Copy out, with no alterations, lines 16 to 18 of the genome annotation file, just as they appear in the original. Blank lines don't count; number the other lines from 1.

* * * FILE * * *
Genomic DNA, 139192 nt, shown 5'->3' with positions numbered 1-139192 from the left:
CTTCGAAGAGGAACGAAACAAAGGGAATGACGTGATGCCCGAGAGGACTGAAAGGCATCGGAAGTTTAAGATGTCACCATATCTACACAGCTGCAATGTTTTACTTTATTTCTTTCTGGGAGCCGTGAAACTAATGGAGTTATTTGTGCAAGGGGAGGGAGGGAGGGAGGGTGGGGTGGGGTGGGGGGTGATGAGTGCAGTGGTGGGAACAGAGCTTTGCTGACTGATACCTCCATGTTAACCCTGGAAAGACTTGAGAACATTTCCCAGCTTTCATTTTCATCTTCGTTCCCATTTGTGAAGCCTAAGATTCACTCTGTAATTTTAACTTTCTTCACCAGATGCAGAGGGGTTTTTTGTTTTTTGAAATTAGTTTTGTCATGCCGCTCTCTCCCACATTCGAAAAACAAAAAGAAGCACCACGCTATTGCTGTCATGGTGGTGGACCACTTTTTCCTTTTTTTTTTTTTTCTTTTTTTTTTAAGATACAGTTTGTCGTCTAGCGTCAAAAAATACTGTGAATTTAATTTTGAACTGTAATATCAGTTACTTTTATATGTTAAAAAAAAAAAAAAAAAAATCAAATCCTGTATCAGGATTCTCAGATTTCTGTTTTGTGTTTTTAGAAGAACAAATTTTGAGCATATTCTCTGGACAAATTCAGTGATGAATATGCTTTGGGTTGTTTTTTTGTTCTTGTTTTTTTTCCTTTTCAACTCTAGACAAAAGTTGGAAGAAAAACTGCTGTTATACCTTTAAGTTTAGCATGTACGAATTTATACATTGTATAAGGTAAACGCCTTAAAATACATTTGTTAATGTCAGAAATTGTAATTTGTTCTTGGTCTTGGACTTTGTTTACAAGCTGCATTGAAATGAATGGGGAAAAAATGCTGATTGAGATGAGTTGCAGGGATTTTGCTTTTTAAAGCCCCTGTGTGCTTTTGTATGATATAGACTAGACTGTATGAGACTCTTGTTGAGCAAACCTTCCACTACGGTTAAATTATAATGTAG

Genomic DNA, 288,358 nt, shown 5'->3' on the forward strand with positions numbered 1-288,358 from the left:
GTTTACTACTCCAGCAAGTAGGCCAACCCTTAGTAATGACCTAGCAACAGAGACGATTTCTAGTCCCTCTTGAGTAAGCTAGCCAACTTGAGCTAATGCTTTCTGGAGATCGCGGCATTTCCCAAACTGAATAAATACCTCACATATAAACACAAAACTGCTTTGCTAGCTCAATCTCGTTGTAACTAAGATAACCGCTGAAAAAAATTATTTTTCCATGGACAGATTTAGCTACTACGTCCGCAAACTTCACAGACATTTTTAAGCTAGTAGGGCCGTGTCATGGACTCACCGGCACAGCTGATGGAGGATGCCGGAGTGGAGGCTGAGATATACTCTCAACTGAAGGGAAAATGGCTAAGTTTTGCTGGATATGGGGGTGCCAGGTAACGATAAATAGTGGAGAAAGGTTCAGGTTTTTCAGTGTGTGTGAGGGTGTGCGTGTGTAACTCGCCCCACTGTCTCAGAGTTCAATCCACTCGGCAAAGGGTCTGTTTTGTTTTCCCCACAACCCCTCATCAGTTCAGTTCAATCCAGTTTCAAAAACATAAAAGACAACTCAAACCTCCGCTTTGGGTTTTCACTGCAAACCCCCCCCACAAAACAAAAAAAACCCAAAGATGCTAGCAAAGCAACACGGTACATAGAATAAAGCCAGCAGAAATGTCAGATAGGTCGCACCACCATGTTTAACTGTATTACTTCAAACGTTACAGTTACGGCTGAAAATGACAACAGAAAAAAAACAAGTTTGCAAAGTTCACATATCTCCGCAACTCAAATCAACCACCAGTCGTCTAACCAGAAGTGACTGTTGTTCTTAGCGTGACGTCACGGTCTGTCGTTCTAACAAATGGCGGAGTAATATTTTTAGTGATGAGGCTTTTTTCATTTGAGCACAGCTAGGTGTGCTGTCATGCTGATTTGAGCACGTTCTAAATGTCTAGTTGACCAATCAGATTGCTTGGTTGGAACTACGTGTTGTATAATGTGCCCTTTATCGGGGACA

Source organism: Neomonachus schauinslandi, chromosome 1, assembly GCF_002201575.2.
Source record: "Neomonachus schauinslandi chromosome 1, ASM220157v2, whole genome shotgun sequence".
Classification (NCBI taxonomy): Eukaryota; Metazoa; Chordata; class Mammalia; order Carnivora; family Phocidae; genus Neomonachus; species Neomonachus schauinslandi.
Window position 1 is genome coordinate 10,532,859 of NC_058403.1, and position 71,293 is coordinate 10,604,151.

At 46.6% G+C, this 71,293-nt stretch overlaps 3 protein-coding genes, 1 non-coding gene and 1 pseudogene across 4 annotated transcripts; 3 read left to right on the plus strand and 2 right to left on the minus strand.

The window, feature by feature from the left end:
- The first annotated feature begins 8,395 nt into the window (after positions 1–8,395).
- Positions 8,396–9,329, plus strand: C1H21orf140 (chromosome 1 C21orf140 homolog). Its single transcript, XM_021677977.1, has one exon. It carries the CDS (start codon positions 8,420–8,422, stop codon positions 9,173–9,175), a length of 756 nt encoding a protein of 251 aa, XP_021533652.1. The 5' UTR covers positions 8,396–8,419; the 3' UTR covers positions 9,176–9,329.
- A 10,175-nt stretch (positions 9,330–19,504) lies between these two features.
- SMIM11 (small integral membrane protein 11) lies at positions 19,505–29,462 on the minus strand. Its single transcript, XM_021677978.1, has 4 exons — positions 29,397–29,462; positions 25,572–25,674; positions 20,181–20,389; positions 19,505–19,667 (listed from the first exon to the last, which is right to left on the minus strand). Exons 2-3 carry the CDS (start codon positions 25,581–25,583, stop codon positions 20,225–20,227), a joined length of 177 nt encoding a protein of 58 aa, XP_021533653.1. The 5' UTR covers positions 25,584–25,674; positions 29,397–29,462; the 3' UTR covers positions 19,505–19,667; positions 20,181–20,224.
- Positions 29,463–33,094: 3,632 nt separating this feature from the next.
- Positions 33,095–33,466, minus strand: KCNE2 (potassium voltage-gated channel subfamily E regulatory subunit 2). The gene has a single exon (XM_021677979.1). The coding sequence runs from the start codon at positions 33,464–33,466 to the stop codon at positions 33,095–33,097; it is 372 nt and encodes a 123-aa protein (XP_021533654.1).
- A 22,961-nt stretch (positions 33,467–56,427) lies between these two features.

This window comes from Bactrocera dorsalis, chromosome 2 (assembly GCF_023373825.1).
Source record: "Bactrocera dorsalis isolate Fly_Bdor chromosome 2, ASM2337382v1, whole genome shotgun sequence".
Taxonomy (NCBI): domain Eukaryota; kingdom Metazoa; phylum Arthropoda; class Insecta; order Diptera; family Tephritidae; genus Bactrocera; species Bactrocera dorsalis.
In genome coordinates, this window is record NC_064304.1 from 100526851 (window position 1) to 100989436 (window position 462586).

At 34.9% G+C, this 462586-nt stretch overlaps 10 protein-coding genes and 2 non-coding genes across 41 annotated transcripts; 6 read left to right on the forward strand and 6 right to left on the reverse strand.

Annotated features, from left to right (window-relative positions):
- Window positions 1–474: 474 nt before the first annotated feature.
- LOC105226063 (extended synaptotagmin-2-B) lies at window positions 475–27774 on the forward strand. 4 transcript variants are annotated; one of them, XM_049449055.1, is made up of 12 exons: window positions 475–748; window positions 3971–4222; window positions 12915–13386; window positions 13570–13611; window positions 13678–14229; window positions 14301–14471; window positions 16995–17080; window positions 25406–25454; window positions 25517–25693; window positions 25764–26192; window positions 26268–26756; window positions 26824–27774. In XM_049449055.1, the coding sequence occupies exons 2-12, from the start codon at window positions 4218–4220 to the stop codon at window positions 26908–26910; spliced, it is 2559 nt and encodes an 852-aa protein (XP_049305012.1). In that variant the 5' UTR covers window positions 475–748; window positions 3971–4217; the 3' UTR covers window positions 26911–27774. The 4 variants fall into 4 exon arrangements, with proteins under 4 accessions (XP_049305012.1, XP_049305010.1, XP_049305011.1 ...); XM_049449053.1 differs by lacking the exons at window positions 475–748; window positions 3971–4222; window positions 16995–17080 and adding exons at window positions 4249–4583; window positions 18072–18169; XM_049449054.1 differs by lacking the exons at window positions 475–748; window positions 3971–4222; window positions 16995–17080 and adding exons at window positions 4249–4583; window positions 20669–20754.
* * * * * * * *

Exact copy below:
- Positions 33,095–33,466, minus strand: KCNE2 (potassium voltage-gated channel subfamily E regulatory subunit 2). The gene has a single exon (XM_021677979.1). The coding sequence runs from the start codon at positions 33,464–33,466 to the stop codon at positions 33,095–33,097; it is 372 nt and encodes a 123-aa protein (XP_021533654.1).
- A 22,961-nt stretch (positions 33,467–56,427) lies between these two features.

This window comes from Bactrocera dorsalis, chromosome 2 (assembly GCF_023373825.1).